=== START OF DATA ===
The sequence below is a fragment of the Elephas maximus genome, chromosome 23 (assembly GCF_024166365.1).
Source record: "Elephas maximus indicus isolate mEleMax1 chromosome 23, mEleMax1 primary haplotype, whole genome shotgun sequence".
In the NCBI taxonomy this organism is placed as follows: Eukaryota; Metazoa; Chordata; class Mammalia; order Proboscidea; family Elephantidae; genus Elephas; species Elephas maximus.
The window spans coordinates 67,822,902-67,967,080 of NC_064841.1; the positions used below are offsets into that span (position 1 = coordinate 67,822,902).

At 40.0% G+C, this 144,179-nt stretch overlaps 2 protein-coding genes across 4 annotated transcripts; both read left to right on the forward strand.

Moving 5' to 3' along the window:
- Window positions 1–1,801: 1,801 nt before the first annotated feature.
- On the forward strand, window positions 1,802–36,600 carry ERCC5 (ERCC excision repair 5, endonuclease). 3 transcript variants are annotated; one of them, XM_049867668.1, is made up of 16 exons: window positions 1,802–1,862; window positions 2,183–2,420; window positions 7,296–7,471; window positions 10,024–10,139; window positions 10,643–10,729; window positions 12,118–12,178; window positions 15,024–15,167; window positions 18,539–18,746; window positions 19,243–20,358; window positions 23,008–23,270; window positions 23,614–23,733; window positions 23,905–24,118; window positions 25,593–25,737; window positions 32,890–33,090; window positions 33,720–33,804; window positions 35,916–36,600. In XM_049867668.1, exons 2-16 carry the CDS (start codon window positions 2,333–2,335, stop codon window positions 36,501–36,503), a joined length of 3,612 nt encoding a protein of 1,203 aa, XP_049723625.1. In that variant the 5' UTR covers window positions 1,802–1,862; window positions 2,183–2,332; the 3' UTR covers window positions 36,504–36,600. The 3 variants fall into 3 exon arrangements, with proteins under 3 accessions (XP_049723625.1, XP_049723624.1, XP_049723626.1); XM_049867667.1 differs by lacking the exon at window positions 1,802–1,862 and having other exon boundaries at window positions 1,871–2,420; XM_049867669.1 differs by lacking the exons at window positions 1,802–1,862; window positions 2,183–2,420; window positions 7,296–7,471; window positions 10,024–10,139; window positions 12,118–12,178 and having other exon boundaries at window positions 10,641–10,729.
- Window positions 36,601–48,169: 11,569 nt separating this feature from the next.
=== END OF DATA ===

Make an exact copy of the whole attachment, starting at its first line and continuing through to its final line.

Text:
The sequence below is a fragment of the Elephas maximus genome, chromosome 23 (assembly GCF_024166365.1).
Source record: "Elephas maximus indicus isolate mEleMax1 chromosome 23, mEleMax1 primary haplotype, whole genome shotgun sequence".
In the NCBI taxonomy this organism is placed as follows: Eukaryota; Metazoa; Chordata; class Mammalia; order Proboscidea; family Elephantidae; genus Elephas; species Elephas maximus.
The window spans coordinates 67,822,902-67,967,080 of NC_064841.1; the positions used below are offsets into that span (position 1 = coordinate 67,822,902).

At 40.0% G+C, this 144,179-nt stretch overlaps 2 protein-coding genes across 4 annotated transcripts; both read left to right on the forward strand.

Moving 5' to 3' along the window:
- Window positions 1–1,801: 1,801 nt before the first annotated feature.
- On the forward strand, window positions 1,802–36,600 carry ERCC5 (ERCC excision repair 5, endonuclease). 3 transcript variants are annotated; one of them, XM_049867668.1, is made up of 16 exons: window positions 1,802–1,862; window positions 2,183–2,420; window positions 7,296–7,471; window positions 10,024–10,139; window positions 10,643–10,729; window positions 12,118–12,178; window positions 15,024–15,167; window positions 18,539–18,746; window positions 19,243–20,358; window positions 23,008–23,270; window positions 23,614–23,733; window positions 23,905–24,118; window positions 25,593–25,737; window positions 32,890–33,090; window positions 33,720–33,804; window positions 35,916–36,600. In XM_049867668.1, exons 2-16 carry the CDS (start codon window positions 2,333–2,335, stop codon window positions 36,501–36,503), a joined length of 3,612 nt encoding a protein of 1,203 aa, XP_049723625.1. In that variant the 5' UTR covers window positions 1,802–1,862; window positions 2,183–2,332; the 3' UTR covers window positions 36,504–36,600. The 3 variants fall into 3 exon arrangements, with proteins under 3 accessions (XP_049723625.1, XP_049723624.1, XP_049723626.1); XM_049867667.1 differs by lacking the exon at window positions 1,802–1,862 and having other exon boundaries at window positions 1,871–2,420; XM_049867669.1 differs by lacking the exons at window positions 1,802–1,862; window positions 2,183–2,420; window positions 7,296–7,471; window positions 10,024–10,139; window positions 12,118–12,178 and having other exon boundaries at window positions 10,641–10,729.
- Window positions 36,601–48,169: 11,569 nt separating this feature from the next.